Benjamin O. Davis, Jr., former commander of the Tuskegee Airmen and an alumnus of the University, died July 4 in Washington, D.C. of Alzheimer's disease at the age of 89.
Davis was born in Washington, D.C., to the Army's first black officer, Benjamin O. Davis Sr. He enrolled at Case Western Reserve University, and then transferred to the University of Chicago, where he finished his undergraduate education. Davis then applied to the U.S. Military Academy at West Point with the sponsorship of Oscar De Priest, a Chicago-area legislator and Congress's only black representative at the time.
Davis, Sr.,was denied admission to West Point, but Davis, Jr., entered in 1932. Despite being completely ostracized by his fellow cadetswho refused to talk to him outside of official contexts or to room with himDavis became its fourth black graduate, finishing 35th in a class of 216. His years at West Point, according to Davis, felt like being "a prisoner in solitary confinement."
The Army named Davis as a second lieutenant after he finished West Point, the second black line officer in the Army. The only one to precede Davis was his father.
Racism continued to block Davis's path after his graduation in 1936, in the same class as William Westmoreland. He was unable to enter the Army Air Corps, and upon taking a position at Fort Benning in Georgia, was refused entrance into the base officers' club.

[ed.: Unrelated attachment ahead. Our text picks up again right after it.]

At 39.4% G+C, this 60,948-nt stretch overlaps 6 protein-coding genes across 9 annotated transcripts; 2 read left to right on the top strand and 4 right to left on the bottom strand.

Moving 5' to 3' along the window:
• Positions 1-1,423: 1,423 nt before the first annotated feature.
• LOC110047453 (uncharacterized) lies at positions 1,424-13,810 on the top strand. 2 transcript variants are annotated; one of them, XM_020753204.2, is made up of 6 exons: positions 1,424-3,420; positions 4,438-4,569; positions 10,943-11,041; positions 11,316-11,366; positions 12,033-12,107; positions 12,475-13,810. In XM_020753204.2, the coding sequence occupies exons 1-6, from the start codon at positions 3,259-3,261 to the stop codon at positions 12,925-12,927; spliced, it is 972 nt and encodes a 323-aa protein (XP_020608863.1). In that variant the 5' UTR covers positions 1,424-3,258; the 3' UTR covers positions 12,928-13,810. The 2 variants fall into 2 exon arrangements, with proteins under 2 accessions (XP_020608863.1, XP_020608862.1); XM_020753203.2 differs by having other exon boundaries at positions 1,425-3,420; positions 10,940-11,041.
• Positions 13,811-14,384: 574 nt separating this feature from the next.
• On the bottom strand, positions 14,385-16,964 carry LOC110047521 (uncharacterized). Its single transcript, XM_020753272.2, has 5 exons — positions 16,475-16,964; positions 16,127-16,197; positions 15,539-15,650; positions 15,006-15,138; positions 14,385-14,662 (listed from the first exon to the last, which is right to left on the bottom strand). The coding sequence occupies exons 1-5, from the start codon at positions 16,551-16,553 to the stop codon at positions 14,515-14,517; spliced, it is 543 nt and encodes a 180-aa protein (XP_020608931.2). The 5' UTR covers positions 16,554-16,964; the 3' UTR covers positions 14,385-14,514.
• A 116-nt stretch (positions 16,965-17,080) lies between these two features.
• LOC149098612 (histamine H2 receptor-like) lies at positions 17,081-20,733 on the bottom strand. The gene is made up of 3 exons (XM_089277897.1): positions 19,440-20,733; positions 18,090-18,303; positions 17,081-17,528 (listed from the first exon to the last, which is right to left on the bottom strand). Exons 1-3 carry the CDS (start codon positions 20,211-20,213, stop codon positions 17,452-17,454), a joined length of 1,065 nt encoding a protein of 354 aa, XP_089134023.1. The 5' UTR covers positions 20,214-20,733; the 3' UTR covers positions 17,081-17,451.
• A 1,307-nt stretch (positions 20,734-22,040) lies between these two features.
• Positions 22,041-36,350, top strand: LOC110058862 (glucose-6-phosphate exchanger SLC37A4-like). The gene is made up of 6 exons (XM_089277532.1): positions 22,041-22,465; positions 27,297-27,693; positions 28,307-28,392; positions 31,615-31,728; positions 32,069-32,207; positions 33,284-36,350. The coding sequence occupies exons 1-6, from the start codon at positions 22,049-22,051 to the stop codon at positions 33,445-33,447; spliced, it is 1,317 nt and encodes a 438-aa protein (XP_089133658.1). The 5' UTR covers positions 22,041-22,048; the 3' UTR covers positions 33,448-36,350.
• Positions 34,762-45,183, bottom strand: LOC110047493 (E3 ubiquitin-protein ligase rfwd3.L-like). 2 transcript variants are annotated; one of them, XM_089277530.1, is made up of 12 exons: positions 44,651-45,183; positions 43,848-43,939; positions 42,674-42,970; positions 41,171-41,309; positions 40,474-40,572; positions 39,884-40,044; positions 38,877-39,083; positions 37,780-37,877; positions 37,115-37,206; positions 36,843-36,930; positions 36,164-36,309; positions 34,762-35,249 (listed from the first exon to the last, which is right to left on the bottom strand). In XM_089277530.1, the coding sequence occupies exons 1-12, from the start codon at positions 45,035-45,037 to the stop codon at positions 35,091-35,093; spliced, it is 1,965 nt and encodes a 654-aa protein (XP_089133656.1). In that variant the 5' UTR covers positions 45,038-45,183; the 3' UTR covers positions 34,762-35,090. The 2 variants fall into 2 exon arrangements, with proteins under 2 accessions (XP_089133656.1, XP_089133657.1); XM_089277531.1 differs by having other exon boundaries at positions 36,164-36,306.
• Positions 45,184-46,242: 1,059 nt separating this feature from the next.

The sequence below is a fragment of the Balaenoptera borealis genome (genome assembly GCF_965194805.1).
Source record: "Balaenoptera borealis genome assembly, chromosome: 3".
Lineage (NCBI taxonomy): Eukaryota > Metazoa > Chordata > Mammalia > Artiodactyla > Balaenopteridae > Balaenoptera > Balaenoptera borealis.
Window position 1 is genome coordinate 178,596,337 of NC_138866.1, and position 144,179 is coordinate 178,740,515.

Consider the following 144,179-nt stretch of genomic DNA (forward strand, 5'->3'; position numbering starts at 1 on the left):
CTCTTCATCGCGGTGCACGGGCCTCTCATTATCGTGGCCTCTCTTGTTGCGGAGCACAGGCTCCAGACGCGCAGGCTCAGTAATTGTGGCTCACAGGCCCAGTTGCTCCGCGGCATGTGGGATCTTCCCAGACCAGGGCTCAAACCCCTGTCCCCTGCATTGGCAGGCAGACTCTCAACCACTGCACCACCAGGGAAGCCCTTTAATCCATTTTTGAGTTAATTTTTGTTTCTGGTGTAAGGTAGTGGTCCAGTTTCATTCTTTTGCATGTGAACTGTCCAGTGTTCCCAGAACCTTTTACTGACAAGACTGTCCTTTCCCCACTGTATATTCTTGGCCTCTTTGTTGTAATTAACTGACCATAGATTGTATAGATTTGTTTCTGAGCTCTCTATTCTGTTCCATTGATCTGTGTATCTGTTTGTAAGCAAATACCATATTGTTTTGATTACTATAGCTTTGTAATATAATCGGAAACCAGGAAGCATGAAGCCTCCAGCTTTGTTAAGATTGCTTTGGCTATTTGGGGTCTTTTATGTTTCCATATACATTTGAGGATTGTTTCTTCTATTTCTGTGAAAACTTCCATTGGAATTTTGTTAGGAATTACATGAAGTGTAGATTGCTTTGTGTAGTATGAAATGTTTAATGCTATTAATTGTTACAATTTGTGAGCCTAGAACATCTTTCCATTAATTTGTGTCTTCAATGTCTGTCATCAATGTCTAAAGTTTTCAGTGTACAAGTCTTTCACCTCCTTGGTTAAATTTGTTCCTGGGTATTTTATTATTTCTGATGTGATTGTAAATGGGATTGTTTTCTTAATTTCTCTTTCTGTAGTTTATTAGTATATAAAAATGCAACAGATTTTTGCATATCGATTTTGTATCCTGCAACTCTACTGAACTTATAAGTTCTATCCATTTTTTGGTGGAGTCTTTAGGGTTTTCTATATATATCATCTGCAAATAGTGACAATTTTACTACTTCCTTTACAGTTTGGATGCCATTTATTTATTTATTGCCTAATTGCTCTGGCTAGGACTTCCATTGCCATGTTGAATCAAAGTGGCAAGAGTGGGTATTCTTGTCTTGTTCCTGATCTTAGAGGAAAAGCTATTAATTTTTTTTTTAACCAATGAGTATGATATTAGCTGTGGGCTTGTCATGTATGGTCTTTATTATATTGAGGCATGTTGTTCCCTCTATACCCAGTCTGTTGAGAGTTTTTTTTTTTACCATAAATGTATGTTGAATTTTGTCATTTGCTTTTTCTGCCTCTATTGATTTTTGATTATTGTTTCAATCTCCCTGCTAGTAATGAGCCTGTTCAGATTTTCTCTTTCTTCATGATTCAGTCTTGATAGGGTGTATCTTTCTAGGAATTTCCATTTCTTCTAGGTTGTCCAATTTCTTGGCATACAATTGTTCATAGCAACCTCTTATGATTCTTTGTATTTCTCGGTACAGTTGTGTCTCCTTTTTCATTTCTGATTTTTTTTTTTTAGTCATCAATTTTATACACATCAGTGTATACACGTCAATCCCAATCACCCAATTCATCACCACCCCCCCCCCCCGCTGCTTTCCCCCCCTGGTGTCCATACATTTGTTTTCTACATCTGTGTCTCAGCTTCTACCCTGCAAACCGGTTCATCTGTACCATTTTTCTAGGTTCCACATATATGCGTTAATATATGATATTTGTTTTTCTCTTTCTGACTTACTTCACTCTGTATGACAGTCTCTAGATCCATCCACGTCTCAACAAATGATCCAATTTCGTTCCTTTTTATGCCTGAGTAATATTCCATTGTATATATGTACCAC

The beginning of World War II, however, caused pressure on the Eisenhower administration to integrate the U.S. Armed Forces, and the War Department developed an all-black flying unit in 1941. The unit trained at Tuskegee Army Air Field, and would be known afterwards as the Tuskegee Airmen.
Davis took command of the unit, which entered the war in 1943. They gained attention not only for their role in history, but for their skill in combat. The Tuskegee Airmen shot down 111 planes and destroyed another 150 grounded planes during 15,000 sorties. Davis himself received the Distinguished Flying Cross for a 1944 mission to Munich, in which the 39 planes under his command shot down 5 planes. The success of the Tuskegee Airmen was influential in Harry Truman's 1948 order to integrate the armed forces.
His military career continued through 1970, through various positions at the Pentagon and service as the chief of staff of American forces during the Korean War. Davis received his third star for his work in Korea, and his fourth from President Clinton in 1998, the highest rank the Army offers during peacetime.
Later, he commanded the 13th air force in the Philippines and the United States Strike Command, a division of the military begun after the Cuban Missile Crisis to deal with global military crises.
Davis left the military to work under Carl Stokes, the mayor of Cleveland and the first black mayor of a large American city. His tenure as director of public safety ended after six months after Davis left due to tensions between himself and Stokes. His military experience appealed to the Department of Transportation, however, and Davis returned to work for the federal government, working on anti-hijacking programs and overseeing the sky marshal program.